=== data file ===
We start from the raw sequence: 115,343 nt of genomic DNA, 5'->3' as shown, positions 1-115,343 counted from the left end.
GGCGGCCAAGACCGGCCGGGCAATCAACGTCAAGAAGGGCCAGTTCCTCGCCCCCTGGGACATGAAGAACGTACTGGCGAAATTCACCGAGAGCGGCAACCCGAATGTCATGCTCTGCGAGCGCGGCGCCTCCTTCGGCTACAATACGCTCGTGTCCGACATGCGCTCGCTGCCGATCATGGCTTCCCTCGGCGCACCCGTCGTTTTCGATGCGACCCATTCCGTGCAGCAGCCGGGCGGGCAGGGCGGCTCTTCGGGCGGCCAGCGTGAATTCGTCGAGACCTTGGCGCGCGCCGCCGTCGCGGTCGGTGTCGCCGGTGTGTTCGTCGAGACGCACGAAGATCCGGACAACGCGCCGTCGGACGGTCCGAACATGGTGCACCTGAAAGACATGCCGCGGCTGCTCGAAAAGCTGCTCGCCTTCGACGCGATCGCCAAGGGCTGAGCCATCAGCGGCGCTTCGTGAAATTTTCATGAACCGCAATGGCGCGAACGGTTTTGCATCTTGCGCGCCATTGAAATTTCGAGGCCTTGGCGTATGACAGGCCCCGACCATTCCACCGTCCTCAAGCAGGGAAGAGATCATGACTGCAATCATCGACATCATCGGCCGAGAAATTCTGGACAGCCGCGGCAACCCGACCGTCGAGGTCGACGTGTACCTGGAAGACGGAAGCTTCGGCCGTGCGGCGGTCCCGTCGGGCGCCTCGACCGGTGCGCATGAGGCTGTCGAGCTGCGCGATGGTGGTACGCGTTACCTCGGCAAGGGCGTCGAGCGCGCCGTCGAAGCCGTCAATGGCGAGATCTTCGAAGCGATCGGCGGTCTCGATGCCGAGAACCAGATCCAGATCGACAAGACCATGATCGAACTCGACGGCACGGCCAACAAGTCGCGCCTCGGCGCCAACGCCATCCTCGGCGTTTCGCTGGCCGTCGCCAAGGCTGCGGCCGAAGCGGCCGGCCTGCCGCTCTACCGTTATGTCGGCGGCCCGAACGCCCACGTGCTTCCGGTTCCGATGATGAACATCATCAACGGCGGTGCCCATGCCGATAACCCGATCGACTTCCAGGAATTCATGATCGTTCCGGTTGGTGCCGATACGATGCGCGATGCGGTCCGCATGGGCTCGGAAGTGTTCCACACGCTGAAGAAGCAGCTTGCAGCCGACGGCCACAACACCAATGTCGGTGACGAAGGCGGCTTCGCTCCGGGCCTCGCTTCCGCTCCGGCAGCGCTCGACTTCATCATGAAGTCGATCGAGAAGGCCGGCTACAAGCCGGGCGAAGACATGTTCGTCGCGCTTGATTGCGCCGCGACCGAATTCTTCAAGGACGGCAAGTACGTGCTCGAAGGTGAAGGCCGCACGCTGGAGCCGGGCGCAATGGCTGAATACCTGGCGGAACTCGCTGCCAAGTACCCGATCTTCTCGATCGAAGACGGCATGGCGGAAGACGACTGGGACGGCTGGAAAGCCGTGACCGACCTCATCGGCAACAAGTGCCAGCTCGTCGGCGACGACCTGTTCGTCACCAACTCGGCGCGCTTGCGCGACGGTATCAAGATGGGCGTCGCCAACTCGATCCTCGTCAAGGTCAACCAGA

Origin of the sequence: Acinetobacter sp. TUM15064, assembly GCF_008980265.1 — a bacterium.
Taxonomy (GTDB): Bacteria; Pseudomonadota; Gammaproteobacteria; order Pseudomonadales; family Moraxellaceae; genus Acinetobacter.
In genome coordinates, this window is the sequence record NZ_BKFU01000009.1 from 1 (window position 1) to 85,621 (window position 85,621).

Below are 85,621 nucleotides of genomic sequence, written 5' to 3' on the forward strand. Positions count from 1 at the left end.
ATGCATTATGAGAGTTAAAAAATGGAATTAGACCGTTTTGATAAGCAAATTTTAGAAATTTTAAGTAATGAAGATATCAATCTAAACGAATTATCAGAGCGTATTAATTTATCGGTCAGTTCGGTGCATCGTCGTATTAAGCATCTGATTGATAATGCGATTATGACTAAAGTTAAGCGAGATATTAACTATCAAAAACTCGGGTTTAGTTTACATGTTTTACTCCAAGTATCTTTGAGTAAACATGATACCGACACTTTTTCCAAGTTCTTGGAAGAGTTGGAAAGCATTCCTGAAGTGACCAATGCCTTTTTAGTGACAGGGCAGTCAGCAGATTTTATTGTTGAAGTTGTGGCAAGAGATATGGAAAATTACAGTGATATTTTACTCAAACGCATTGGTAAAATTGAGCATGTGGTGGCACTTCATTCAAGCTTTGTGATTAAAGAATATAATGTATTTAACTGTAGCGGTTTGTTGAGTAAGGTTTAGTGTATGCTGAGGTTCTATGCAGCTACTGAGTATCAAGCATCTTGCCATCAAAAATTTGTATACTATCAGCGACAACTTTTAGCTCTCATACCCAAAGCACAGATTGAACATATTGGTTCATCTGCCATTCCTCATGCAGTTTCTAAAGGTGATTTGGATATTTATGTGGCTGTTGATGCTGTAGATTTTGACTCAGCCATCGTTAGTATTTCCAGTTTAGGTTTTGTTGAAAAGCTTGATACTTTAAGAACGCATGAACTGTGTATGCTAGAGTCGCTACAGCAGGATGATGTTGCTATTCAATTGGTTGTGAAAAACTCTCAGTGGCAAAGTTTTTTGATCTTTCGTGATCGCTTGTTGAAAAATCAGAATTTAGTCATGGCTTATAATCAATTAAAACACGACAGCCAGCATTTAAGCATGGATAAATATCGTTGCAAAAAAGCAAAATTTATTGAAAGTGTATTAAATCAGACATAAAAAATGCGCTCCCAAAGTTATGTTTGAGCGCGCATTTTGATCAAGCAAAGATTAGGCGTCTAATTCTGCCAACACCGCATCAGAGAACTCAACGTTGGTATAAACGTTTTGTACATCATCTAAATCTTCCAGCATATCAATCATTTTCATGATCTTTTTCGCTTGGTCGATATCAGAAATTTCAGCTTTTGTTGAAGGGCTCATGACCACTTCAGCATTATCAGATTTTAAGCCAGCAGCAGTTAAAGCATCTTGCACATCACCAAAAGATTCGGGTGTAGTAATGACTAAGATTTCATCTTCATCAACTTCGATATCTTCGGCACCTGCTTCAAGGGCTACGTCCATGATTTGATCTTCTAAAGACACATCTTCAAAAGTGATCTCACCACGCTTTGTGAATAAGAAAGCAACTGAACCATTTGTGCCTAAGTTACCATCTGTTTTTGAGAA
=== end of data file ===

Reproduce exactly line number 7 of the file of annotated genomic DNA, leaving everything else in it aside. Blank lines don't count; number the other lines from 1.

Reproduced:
ATGCATTATGAGAGTTAAAAAATGGAATTAGACCGTTTTGATAAGCAAATTTTAGAAATTTTAAGTAATGAAGATATCAATCTAAACGAATTATCAGAGCGTATTAATTTATCGGTCAGTTCGGTGCATCGTCGTATTAAGCATCTGATTGATAATGCGATTATGACTAAAGTTAAGCGAGATATTAACTATCAAAAACTCGGGTTTAGTTTACATGTTTTACTCCAAGTATCTTTGAGTAAACATGATACCGACACTTTTTCCAAGTTCTTGGAAGAGTTGGAAAGCATTCCTGAAGTGACCAATGCCTTTTTAGTGACAGGGCAGTCAGCAGATTTTATTGTTGAAGTTGTGGCAAGAGATATGGAAAATTACAGTGATATTTTACTCAAACGCATTGGTAAAATTGAGCATGTGGTGGCACTTCATTCAAGCTTTGTGATTAAAGAATATAATGTATTTAACTGTAGCGGTTTGTTGAGTAAGGTTTAGTGTATGCTGAGGTTCTATGCAGCTACTGAGTATCAAGCATCTTGCCATCAAAAATTTGTATACTATCAGCGACAACTTTTAGCTCTCATACCCAAAGCACAGATTGAACATATTGGTTCATCTGCCATTCCTCATGCAGTTTCTAAAGGTGATTTGGATATTTATGTGGCTGTTGATGCTGTAGATTTTGACTCAGCCATCGTTAGTATTTCCAGTTTAGGTTTTGTTGAAAAGCTTGATACTTTAAGAACGCATGAACTGTGTATGCTAGAGTCGCTACAGCAGGATGATGTTGCTATTCAATTGGTTGTGAAAAACTCTCAGTGGCAAAGTTTTTTGATCTTTCGTGATCGCTTGTTGAAAAATCAGAATTTAGTCATGGCTTATAATCAATTAAAACACGACAGCCAGCATTTAAGCATGGATAAATATCGTTGCAAAAAAGCAAAATTTATTGAAAGTGTATTAAATCAGACATAAAAAATGCGCTCCCAAAGTTATGTTTGAGCGCGCATTTTGATCAAGCAAAGATTAGGCGTCTAATTCTGCCAACACCGCATCAGAGAACTCAACGTTGGTATAAACGTTTTGTACATCATCTAAATCTTCCAGCATATCAATCATTTTCATGATCTTTTTCGCTTGGTCGATATCAGAAATTTCAGCTTTTGTTGAAGGGCTCATGACCACTTCAGCATTATCAGATTTTAAGCCAGCAGCAGTTAAAGCATCTTGCACATCACCAAAAGATTCGGGTGTAGTAATGACTAAGATTTCATCTTCATCAACTTCGATATCTTCGGCACCTGCTTCAAGGGCTACGTCCATGATTTGATCTTCTAAAGACACATCTTCAAAAGTGATCTCACCACGCTTTGTGAATAAGAAAGCAACTGAACCATTTGTGCCTAAGTTACCATCTGTTTTTGAGAA